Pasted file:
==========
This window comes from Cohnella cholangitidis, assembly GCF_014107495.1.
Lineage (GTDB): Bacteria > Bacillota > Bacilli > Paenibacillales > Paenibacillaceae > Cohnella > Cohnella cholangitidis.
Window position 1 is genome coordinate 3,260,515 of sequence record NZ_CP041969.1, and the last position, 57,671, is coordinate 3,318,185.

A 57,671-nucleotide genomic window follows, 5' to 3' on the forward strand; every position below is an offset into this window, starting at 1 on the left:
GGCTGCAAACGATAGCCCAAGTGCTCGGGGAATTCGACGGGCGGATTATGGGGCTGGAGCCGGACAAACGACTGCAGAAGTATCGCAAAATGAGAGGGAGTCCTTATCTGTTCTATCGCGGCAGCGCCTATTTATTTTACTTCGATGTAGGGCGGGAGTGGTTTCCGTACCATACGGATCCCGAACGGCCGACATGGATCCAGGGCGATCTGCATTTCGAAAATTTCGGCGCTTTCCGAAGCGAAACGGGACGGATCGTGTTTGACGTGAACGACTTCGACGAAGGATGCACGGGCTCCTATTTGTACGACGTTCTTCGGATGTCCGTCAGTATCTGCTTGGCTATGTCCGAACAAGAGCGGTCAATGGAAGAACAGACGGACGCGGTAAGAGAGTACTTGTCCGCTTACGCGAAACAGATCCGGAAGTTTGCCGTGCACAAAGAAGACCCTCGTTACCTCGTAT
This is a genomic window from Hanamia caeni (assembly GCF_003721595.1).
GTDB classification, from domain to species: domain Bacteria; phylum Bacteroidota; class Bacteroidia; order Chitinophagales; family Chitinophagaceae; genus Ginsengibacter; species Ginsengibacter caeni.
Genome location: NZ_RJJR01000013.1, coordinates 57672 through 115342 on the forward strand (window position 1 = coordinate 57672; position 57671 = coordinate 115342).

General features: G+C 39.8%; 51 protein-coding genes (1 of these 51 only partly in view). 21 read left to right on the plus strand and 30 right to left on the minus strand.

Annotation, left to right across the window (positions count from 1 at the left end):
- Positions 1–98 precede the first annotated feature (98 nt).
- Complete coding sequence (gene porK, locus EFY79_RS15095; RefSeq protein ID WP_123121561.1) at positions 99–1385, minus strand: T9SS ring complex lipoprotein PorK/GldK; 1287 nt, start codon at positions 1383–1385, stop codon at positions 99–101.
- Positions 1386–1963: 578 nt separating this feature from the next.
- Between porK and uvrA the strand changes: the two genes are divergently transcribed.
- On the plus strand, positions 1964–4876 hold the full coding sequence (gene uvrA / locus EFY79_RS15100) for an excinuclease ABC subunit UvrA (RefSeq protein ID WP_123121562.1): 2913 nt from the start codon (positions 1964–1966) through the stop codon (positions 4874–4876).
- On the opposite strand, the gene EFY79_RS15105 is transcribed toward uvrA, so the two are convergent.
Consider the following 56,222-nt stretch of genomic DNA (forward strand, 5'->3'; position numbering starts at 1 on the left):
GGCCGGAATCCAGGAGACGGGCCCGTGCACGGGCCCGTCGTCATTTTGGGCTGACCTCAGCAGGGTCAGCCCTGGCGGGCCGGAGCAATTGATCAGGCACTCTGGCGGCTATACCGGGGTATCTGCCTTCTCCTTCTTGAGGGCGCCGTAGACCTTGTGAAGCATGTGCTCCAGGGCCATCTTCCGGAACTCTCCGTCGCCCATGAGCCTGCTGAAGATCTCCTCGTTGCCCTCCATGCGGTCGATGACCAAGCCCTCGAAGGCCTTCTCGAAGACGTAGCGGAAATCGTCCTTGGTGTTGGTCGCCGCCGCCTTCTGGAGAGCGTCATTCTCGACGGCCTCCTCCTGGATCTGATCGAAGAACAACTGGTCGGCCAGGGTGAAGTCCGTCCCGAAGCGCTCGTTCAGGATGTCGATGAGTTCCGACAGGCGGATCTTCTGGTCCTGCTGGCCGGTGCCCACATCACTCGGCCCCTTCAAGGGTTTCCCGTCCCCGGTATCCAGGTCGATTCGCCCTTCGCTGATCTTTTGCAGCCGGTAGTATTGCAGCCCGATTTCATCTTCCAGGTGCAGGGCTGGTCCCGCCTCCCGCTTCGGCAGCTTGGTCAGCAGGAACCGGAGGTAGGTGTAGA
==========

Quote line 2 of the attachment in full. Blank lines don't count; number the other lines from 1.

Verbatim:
Lineage (GTDB): Bacteria > Bacillota > Bacilli > Paenibacillales > Paenibacillaceae > Cohnella > Cohnella cholangitidis.